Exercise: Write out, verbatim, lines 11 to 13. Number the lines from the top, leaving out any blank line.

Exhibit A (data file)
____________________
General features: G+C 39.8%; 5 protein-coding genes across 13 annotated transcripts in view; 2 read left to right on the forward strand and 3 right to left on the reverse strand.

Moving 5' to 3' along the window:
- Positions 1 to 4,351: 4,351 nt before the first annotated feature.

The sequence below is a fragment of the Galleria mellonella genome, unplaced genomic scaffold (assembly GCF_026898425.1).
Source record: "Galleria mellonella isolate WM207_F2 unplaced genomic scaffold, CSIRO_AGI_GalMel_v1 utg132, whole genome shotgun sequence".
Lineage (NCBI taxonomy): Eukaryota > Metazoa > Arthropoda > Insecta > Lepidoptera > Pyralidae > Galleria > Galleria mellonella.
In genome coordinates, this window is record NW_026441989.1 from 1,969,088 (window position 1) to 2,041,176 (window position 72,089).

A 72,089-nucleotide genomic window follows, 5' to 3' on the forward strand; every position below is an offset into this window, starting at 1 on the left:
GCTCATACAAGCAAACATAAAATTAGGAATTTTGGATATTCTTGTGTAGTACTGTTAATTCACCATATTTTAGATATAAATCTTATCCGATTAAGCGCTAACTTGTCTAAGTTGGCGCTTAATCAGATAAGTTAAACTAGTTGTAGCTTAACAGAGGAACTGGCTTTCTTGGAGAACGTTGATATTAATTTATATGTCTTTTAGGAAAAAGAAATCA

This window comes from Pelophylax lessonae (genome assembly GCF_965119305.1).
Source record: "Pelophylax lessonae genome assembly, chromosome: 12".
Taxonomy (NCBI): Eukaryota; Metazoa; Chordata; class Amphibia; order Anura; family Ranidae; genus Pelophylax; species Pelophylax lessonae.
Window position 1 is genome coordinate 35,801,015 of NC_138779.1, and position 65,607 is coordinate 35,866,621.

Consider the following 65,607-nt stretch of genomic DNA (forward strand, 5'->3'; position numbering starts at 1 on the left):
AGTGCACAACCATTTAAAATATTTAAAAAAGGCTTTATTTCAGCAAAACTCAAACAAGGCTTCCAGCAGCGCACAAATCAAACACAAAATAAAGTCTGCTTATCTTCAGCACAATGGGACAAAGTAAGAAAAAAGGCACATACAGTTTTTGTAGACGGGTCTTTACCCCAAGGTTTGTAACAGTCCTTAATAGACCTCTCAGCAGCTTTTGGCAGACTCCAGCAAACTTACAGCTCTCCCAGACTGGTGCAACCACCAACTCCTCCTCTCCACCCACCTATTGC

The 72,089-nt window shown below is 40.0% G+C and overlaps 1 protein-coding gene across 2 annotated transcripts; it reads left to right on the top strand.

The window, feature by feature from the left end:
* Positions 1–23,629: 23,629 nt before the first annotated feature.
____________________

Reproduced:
Source record: "Pelophylax lessonae genome assembly, chromosome: 12".
Taxonomy (NCBI): Eukaryota; Metazoa; Chordata; class Amphibia; order Anura; family Ranidae; genus Pelophylax; species Pelophylax lessonae.
Window position 1 is genome coordinate 35,801,015 of NC_138779.1, and position 65,607 is coordinate 35,866,621.